Air pollution in northern China is a serious issue and has reduced the lifespan of its people on average by about three. years. Air pollution is so critical in China that thick smog interferes with a planes ability to land. The Western United States air quality suffers from Asia’s air pollution.

China has committed itself to a dramatic effort to solve its air pollution problem. Sixty thousand Chinese troops, which is an army regiment, have been ordered to plant permanently new forests. The cost of planting trees is the most efficient way of controlling air pollution.

China plans to grow thousands of acres of new forests annually. By 2020 China predicts that its woodlands that would cover 23% of its landmass. China predicts that its non-military staff would be eventually reduced by 300,000 troops whose primary mission would be planting trees.

Environment, Technology

New York’s Use of Drones To Help the Environment

Supported by Ara Chackerian

New York State’s Department of Environmental Conservation (the DEC) has employed the use of drones to help officials keep an eye on what’s going on in the environment. Recently, the DEC utilized their drone force to help with hurricane recovery efforts in both Texas as well as Puerto Rico. The DEC expects the use of drones in their field will make it easier to address oil spills (like the one that occured in a wetland in Staten Island), locate forest fires, determine geo-mapping related to groundwater quality, monitor traffic, survey coastal erosion and manage wildlife habitation, like helping officials find well-hidden bat hibernation colonies, for instance. The specific drone that was used to identify underground bat colonies in New York state had a thermal sensor attached, as hibernation sites “emit relatively warm air”.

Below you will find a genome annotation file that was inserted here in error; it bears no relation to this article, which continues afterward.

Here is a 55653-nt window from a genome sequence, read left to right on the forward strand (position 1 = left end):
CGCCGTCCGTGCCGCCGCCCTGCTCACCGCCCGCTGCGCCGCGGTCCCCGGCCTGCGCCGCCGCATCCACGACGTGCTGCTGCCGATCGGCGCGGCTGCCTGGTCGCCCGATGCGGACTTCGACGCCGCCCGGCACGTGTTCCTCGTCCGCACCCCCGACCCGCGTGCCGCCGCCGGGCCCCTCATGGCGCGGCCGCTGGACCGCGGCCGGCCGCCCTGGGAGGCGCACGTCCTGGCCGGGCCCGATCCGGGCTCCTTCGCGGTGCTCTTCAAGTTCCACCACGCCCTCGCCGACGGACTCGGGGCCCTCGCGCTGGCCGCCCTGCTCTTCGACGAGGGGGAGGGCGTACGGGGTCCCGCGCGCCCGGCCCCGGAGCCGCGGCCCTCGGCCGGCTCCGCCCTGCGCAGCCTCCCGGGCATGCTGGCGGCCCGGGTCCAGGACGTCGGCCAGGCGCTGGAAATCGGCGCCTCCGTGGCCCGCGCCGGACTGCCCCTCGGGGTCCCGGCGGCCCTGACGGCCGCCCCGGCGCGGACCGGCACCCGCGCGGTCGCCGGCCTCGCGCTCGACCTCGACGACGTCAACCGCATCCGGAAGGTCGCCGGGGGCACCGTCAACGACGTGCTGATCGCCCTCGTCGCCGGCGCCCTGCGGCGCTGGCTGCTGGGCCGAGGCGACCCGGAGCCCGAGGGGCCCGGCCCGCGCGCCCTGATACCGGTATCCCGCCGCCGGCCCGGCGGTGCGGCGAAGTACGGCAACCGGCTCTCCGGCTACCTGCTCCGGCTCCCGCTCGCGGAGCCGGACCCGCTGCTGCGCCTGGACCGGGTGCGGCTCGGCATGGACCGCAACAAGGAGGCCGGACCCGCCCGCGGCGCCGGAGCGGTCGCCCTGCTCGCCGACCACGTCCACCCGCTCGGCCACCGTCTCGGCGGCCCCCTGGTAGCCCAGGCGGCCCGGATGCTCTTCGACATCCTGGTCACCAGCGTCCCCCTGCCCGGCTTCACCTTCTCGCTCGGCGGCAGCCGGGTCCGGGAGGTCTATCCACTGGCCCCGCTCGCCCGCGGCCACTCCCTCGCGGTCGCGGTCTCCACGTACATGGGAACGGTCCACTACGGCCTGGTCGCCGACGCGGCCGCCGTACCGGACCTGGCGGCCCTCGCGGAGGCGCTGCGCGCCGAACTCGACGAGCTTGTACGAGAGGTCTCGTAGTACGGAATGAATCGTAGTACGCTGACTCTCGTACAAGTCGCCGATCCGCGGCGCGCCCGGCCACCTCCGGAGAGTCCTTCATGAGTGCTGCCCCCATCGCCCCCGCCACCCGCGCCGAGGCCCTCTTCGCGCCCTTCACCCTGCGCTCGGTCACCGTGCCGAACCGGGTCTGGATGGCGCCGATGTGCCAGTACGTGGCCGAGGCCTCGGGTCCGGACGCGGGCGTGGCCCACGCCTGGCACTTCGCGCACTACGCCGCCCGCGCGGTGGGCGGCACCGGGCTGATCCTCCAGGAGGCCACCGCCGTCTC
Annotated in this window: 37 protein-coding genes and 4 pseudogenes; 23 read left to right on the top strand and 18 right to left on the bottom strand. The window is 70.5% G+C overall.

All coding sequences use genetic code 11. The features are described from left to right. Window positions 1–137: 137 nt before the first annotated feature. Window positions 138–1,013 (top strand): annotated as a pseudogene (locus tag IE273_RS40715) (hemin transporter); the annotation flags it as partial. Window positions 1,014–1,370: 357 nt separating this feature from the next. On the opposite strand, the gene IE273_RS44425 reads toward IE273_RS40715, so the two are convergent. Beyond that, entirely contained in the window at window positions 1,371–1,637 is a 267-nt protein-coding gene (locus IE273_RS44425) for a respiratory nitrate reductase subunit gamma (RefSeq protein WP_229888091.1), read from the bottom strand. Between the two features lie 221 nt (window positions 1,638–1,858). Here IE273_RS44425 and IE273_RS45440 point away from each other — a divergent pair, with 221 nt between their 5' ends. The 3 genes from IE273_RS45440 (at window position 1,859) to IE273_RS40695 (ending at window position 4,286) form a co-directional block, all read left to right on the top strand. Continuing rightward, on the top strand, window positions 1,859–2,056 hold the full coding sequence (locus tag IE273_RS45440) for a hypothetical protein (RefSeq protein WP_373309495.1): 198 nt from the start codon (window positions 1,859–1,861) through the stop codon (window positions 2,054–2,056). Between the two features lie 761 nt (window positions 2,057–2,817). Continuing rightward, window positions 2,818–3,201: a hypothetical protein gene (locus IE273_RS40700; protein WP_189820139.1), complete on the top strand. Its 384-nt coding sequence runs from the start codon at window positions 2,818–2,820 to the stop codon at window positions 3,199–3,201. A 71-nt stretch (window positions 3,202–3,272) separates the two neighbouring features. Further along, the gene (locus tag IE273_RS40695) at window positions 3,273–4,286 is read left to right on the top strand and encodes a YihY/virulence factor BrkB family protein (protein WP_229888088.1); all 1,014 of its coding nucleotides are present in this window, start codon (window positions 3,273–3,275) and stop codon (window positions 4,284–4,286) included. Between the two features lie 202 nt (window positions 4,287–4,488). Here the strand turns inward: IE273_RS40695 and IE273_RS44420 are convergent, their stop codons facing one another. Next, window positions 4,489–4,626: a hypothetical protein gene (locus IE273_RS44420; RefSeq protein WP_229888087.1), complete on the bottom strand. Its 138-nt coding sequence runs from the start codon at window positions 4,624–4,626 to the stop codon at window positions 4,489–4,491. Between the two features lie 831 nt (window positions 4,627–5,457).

According to the Department of Environmental Conservation, 22 drones are currently monitoring the entire state of New York. They have been instrumental in helping environmentalists preserve our natural surroundings.


Turning Attention To Single-Use Plastic – Corporate & Individual Responsibility

Supported by Ara Chackerian

Occasionally, humans can be consumed by the overwhelming number of distant decisions that are out of one individual’s control, but greatly impact each and every person’s life similarly. So when you hear about large corporations and government entities implementing their sustainable environmental practices which will affect a mass population, it may produce a glimmer of hope!

In August 2017, the UK’s largest retailer, Tesco, stopped selling plastic bags. Statistics say that about 1 million single use plastic bags are used every minute.

The state of Texas in the US has a long and controversial history of plastic bag bans. A report published this past summer questions the effectiveness of how this ban impacts the environment, as people are using heavier weight plastic bags to replace the single use plastic, which has a larger net carbon footprint. The intention is sustainable practices, but seemingly the system needs to be tweaked. This is an example of positive intention that has not been properly thought through. Note that 7 of 16 counties that voted on banning plastic bags in Texas passed. Dallas, Texas, failed the legislation in 2014.